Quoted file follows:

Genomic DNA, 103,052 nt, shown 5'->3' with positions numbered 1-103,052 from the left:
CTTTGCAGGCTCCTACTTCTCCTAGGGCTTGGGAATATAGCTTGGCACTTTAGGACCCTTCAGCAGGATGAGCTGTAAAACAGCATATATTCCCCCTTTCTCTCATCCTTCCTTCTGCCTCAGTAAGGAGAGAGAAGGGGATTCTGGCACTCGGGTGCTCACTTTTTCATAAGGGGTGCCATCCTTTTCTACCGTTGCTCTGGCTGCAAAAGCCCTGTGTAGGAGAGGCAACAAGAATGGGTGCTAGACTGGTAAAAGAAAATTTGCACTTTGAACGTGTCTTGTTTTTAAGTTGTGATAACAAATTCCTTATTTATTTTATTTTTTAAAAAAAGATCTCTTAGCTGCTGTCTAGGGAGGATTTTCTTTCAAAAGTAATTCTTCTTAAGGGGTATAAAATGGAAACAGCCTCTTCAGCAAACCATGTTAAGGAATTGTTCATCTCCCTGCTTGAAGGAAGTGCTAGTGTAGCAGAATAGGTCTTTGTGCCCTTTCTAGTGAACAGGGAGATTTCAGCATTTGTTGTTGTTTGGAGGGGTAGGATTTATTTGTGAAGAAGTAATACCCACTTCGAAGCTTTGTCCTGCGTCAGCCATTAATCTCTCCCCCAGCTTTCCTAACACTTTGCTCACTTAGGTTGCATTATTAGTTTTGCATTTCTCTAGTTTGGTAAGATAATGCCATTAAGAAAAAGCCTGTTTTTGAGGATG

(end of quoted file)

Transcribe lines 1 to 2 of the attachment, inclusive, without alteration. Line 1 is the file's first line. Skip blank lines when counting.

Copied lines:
Genomic DNA, 103,052 nt, shown 5'->3' with positions numbered 1-103,052 from the left:
CTTTGCAGGCTCCTACTTCTCCTAGGGCTTGGGAATATAGCTTGGCACTTTAGGACCCTTCAGCAGGATGAGCTGTAAAACAGCATATATTCCCCCTTTCTCTCATCCTTCCTTCTGCCTCAGTAAGGAGAGAGAAGGGGATTCTGGCACTCGGGTGCTCACTTTTTCATAAGGGGTGCCATCCTTTTCTACCGTTGCTCTGGCTGCAAAAGCCCTGTGTAGGAGAGGCAACAAGAATGGGTGCTAGACTGGTAAAAGAAAATTTGCACTTTGAACGTGTCTTGTTTTTAAGTTGTGATAACAAATTCCTTATTTATTTTATTTTTTAAAAAAAGATCTCTTAGCTGCTGTCTAGGGAGGATTTTCTTTCAAAAGTAATTCTTCTTAAGGGGTATAAAATGGAAACAGCCTCTTCAGCAAACCATGTTAAGGAATTGTTCATCTCCCTGCTTGAAGGAAGTGCTAGTGTAGCAGAATAGGTCTTTGTGCCCTTTCTAGTGAACAGGGAGATTTCAGCATTTGTTGTTGTTTGGAGGGGTAGGATTTATTTGTGAAGAAGTAATACCCACTTCGAAGCTTTGTCCTGCGTCAGCCATTAATCTCTCCCCCAGCTTTCCTAACACTTTGCTCACTTAGGTTGCATTATTAGTTTTGCATTTCTCTAGTTTGGTAAGATAATGCCATTAAGAAAAAGCCTGTTTTTGAGGATG